Driven by data; ridden with liberty.
The House of Commons Library is an astounding resource. Among other topics, its research papers offer a comprehensive lens of local election performance, sharing the work of local election experts Professor Rallings and Professor Thrasher .
Their work seeks to move beyond a discussion of raw counts.
The problem with simply stating raw figures – such as the vote share or the percentage of councillors won – is that local elections are not directly comparable on a year-to-year basis. Different types of councils – such as metropolitan boroughs and unitary authorities – in different parts of the country, are holding different forms of elections – either the whole council is up for election, or alternately half or a third of council seats are.
Elections where the whole council is contested are conducted every four years, meaning that we should typically look at the elections four years previously, to attempt assessing whether a party has had a good performance. In 2012, there were elections to 4,900 seats in 181 local authorities in England, Scotland and Wales, broken down by the type of local authority, quoting the House of Commons Library:
In the 2012 local election, the Conservatives won or retained control of 42 councils, a net loss of 12. The number of councils under Labour control rose by 32, from 43 to 75. The Liberal Democrats dropped their council control from seven to six, a net reduction of one.
The number of councils in no overall control (NOC) went down by 18, from 69 prior to the election, and 51 afterwards.
In the case of NOC councils, this does account for any coalitions or power-sharing agreements that may exist or later arise in those councils: it is simply the statement that no single party has a majority of councillors.
In the local election four years ago, Labour won 2,158 council seats, or 44.0% of councillors won. This was a net gain of 823 councillors. The Conservatives won 1,005 councillors, or 20.5%, and a net loss of 403 seats. The Liberal Democrats also fell in this election: with 431 councillors, 8.8% of all seats contested, and a net of loss of 333.
Like the Curtice projected national share , the Rallings & Thrasher national estimated vote share (NEVS) seeks to estimate what the vote share would have been if all the main parties – including the UK Independence Party from 2012 – had contested the council election seats. Whilst Labour’s NEVS was 24% in 2008, and hit its recorded minimum of 22% in 2009, it rose 30% in 2010 – a General Election year. The Labour NEVS rose sharply to 37% in 2011, and increased to 39% by 2012. This was by no means a peak in Labour’s local election performance, but merely a partial return to some of the glories of years past.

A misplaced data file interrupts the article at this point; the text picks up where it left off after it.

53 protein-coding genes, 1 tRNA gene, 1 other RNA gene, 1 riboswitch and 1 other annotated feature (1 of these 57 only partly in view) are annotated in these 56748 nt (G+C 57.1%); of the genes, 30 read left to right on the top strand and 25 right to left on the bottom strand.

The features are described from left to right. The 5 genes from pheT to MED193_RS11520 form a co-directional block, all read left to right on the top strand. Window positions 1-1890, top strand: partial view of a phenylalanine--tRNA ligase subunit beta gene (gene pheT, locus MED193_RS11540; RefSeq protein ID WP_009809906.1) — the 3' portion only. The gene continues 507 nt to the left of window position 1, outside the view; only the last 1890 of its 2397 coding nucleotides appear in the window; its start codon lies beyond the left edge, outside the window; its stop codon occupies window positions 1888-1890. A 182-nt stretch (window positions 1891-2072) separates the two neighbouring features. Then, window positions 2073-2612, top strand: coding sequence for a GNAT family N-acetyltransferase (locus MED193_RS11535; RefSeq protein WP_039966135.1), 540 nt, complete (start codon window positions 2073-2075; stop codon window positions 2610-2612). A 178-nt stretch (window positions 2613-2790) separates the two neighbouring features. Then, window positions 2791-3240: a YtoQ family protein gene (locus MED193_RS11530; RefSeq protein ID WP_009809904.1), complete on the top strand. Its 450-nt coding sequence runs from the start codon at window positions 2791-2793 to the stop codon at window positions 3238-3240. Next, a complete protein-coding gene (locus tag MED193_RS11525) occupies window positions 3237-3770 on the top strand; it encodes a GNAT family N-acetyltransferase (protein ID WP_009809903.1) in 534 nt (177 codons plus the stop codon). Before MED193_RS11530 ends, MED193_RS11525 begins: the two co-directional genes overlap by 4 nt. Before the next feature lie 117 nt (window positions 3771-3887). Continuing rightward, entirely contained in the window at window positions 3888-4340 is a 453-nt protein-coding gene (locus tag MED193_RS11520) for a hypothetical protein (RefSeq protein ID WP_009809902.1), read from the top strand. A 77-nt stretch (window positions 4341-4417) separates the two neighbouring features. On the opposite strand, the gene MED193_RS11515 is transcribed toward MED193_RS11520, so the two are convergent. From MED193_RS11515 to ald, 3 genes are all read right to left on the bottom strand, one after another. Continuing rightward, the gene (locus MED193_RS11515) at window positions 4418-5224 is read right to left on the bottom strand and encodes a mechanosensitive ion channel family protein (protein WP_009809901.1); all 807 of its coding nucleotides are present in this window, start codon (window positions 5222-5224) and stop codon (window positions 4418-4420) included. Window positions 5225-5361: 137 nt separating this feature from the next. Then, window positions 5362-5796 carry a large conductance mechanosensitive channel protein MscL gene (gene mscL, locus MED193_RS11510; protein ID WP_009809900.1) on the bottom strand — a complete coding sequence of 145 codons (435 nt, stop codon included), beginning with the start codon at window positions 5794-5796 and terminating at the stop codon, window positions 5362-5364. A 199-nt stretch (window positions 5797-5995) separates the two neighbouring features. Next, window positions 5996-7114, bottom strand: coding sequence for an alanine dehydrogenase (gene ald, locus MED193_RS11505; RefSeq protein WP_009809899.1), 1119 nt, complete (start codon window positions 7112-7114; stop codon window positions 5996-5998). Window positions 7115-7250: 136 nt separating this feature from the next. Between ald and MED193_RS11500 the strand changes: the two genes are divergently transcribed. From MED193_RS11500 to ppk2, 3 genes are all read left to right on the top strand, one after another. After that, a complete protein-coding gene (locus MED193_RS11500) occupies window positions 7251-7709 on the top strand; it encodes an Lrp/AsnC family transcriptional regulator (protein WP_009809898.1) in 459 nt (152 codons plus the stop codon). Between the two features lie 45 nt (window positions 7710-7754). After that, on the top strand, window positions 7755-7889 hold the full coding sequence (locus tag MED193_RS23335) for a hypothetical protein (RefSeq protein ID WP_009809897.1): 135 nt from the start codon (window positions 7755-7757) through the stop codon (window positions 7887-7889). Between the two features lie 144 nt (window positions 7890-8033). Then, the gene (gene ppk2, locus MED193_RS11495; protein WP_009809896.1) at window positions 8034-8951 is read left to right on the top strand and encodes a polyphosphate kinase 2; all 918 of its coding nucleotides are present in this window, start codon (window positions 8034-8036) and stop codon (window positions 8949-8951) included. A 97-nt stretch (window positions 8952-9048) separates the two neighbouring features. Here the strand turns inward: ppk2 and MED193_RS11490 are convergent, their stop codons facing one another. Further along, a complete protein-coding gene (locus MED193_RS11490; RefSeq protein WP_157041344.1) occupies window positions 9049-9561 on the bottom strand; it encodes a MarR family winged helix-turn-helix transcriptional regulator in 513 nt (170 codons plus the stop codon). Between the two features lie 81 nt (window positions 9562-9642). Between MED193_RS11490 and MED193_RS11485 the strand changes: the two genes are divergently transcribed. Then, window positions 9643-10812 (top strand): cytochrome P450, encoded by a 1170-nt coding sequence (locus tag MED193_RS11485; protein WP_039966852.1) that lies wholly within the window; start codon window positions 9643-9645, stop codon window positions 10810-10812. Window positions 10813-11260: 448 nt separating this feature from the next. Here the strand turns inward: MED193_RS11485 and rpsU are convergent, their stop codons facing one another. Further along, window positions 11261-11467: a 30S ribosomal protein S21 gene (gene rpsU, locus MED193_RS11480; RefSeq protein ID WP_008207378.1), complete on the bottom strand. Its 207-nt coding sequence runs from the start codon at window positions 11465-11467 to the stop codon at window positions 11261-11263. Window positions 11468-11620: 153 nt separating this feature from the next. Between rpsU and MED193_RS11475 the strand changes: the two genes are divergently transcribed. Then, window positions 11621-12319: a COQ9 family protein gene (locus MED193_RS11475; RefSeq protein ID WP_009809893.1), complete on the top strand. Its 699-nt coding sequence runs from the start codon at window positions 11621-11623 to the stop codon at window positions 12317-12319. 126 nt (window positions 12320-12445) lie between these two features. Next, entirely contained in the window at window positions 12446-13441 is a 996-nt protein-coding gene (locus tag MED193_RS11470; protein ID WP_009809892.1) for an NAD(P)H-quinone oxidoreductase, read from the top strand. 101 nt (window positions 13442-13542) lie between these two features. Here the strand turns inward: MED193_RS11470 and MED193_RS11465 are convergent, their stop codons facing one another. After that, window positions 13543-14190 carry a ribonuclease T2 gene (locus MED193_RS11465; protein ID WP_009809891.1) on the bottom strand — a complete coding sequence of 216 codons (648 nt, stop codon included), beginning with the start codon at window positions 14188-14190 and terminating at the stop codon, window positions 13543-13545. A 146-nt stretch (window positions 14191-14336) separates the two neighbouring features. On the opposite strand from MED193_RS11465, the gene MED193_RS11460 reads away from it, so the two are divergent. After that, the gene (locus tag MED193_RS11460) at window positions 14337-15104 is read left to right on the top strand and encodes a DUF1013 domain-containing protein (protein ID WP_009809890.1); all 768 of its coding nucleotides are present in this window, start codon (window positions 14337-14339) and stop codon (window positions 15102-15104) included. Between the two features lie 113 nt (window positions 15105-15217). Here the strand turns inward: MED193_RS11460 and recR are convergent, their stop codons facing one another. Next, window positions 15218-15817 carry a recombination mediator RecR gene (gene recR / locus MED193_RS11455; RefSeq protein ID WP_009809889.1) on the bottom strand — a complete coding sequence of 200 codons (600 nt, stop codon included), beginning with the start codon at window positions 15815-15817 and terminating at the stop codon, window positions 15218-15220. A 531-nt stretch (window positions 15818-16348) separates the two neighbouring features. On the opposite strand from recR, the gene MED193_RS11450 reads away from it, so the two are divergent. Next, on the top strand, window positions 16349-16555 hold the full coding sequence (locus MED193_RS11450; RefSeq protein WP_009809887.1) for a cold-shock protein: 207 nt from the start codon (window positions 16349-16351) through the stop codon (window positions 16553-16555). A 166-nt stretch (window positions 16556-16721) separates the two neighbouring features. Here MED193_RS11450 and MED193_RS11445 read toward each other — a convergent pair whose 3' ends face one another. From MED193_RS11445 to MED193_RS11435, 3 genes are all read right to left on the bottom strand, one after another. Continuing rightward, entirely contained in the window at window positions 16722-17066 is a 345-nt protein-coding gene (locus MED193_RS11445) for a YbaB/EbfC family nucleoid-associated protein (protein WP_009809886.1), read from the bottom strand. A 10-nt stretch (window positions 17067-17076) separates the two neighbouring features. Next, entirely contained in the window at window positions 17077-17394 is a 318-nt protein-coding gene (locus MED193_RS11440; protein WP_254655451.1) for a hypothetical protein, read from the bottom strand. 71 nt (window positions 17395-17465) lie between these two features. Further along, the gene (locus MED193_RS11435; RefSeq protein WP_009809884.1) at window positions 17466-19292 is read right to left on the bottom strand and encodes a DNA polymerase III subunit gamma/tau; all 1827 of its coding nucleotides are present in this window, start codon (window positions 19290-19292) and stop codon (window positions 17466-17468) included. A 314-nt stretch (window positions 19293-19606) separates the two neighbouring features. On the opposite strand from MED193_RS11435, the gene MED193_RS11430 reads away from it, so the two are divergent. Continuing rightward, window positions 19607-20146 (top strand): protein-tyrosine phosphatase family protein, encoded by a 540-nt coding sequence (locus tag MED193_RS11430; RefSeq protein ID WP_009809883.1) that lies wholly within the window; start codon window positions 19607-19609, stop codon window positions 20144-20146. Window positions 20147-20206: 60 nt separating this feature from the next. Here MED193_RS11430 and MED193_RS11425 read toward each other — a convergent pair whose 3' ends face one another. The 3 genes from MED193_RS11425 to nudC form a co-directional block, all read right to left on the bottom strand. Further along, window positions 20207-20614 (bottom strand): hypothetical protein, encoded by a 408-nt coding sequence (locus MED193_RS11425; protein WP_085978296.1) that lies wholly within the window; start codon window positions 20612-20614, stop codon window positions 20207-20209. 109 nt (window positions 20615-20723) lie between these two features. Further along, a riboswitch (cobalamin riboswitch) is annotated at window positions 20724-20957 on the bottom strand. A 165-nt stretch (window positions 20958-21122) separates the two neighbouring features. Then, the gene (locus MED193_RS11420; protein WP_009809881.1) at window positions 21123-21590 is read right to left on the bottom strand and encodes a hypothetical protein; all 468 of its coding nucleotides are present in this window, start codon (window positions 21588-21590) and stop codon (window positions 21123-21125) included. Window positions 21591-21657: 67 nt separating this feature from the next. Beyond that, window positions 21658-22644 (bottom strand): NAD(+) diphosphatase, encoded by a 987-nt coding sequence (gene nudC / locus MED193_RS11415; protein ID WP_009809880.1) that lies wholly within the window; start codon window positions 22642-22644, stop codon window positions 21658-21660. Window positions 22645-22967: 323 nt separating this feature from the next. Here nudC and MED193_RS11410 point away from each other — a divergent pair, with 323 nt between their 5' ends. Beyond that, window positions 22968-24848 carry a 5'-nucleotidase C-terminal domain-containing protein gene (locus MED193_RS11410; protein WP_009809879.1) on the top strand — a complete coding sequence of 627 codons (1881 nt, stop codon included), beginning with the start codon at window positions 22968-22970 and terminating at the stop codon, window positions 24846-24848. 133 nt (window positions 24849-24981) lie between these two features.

Whilst the total number of councillors has been steadily declining, Rallings & Thrasher also calculated the percentage of councillors by their party affiliation, reprinted in the House of Commons Library.
The Conservatives became the largest party in local government in 2003, having hit their minimum in 1996, where the party had just 19% of councillors. By 2009, 46% of all councillors were affiliated with the Conservatives.
Labour had peaked in having 48% of all local councillors in 1996 and 1997. By 2009, that had eroded down to 21%. The 2012 election restored Labour’s position to 32% of all councillors, and by 2014, that percentage would reach 35%.
The House of Commons Library should produce their report on the 2016 local elections during the next month.
 McGuinness, F., Taylor, M., and Cracknell, R., 2012. Local elections 2012. House of Commons Library. Available from: http://researchbriefings.parliament.uk/ResearchBriefing/Summary/RP12-27 [Accessed: 13th May 2016]
 Masters, A., 2016. National Equivalence. In Defence of Liberty. Available from: https://anthonymasters.wordpress.com/2016/05/13/national-equivalence/ [Accessed: 13th May 2016]